How to Screen Your Blog for Spam
Software that filters the incoming comments in various ways can provide a defense against spammers by identifying and removing comments from your blog that look like spam. These filters give a blogger great tools: They run all hours of the day and they don’t require any effort on your part. But an automated process is never as smart as a human, so you might occasionally lose a valid comment if you use a filtering system.
A third-party software solution called Automattic Akismet is the clear leader when it comes to spam filtering, though many blogging software applications have added their own internal tools, as well. Check to see whether your blog software has any of these technologies in place for you to use; you can probably find some of them available. If you don’t, check to see whether you can add Akismet to your blog.
Keyword filters can help you identify incoming comment spam. This kind of filtering is probably the oldest type of protection for blog comments. It might not work all the time because spammers have become much smarter since this technology was first used. Spam filtering usually works by comparing incoming comments against lists of words and/or phrases associated with spam. Matches indicate spam, and the filter yanks those comments.
Keyword filters are typically updated frequently to keep up with the ploys that spammers use. Some of these lists contain web addresses and other computer identification information as well as keywords. Users also can submit and maintain their own lists in case custom spelling or other methods of tricking the antispam system come into use (for example, using V1agra rather than Viagra).
Several services over the years have allowed different blog tools and platforms to take advantage of a central keyword listing. These lists are maintained and updated by a third-party company. Today’s most popular antispam system, Akismet falls into this category.
One problem with this kind of filter system is that some spammers leave nice messages that include bad links. These messages get past the filter because they aren’t offensive and don’t violate any rule that you have.
Blacklists and whitelists
A blog blacklist is a method of keeping spam off your website by preventing certain known spam systems from accessing your comment system or your website as a whole. By specifically identifying spammers from certain addresses, countries, or computers, or by using certain URLs, you can block those individual spammers, keeping your blog much safer.
Most blogging software comes with a blacklist system built in or a system that you can easily add by using a plug-in or third-party solution. Consult your blog software documentation to be sure that you understand how to keep your blacklist up to date and how you can contribute to the blacklist.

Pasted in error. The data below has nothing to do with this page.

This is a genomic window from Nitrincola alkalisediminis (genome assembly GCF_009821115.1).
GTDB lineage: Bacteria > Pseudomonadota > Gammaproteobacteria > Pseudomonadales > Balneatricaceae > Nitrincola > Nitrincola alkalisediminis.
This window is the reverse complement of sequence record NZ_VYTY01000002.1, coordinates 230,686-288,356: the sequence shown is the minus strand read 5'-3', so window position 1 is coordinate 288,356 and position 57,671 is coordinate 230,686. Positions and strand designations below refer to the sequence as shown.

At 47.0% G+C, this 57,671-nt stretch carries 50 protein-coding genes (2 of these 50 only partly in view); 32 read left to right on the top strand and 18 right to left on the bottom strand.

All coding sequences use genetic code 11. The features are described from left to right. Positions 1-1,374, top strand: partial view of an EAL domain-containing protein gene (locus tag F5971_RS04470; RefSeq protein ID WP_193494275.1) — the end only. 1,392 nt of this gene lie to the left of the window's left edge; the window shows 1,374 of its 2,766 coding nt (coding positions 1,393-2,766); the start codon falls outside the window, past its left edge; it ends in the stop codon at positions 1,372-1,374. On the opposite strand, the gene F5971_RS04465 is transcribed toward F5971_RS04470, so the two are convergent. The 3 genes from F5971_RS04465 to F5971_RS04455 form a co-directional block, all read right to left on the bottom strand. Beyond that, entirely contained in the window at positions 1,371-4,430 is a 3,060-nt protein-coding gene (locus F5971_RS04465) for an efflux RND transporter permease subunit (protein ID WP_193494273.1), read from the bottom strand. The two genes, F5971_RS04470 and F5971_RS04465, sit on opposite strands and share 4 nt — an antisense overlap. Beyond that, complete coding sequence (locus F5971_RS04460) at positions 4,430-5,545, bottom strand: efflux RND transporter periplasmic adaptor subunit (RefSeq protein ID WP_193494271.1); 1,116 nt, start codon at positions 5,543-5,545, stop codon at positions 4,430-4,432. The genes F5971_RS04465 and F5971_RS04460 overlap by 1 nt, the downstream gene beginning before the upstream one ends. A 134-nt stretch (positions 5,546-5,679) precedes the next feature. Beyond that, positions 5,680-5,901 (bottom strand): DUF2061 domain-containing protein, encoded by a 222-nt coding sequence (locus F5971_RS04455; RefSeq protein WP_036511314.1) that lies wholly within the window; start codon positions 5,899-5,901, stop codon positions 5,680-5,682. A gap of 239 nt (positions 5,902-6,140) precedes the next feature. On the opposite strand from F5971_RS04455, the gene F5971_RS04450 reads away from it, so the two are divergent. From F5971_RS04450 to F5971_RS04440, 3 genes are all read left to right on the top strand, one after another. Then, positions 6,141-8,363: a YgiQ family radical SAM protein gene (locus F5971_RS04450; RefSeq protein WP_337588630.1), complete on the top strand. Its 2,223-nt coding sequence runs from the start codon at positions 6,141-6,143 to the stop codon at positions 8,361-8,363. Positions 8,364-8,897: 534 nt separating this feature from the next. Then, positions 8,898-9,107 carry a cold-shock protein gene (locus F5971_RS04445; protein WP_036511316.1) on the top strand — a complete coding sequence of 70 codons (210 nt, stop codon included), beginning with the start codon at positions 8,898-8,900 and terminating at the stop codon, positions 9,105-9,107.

Whitelists perform the opposite action of a blacklist by specifically permitting certain visitors or types of visitors. A whitelist is a preselected list of visitors whom you know won’t post spam on your blog. Bloggers use a whitelist in conjunction with a blacklist. Whitelists can allow you to accept comments from visitors who have been misidentified as spammers in the past.
Essentially, you’re making your blog accessible to certain people or computer networks. If you want to guarantee that your mother, for instance, can always post to your blog — or even if you want to set it up so that she doesn’t have to comply with a CAPTCHA or other antispam techniques — add her to the whitelist so that she can post with impunity. Whitelists are uncommon, so if your blogging software doesn’t offer this functionality, you probably can’t find a good third-party solution.
Similarly to blacklists, IP banning prevents certain IP addresses or a range of IP networks from accessing your website. IP banning is probably the oldest method of protecting blogs.
An IP (Internet Protocol) address is a series of numbers that identifies a network, a computer, or any networked electronic device within a computer network. Devices such as printers, fax machines, desktop and laptop computers, and some telephones can have their own IP addresses.
Many blog software solutions offer lists of banned IP addresses that they collect from other users of the same software who have identified spammers, and you can automatically update your own list to prevent those spammers from posting to your site.
A potential problem with banning networks or certain IP addresses is that the offending poster may connect via a different IP address the next time that he or she posts something. Banning by IP address can work for known spam companies, but it’s highly fallible because so many computers regularly obtain new IP addresses through their Internet Service Providers (ISPs).
IP banning can also affect people whom you don’t actually want to block. For instance, if you block a computer on a particular network, others who use the same network but are blameless might end up using the offending IP address at some point and be blocked. Many bloggers discount IP banning, saying that it has no real usefulness in today’s mobile world.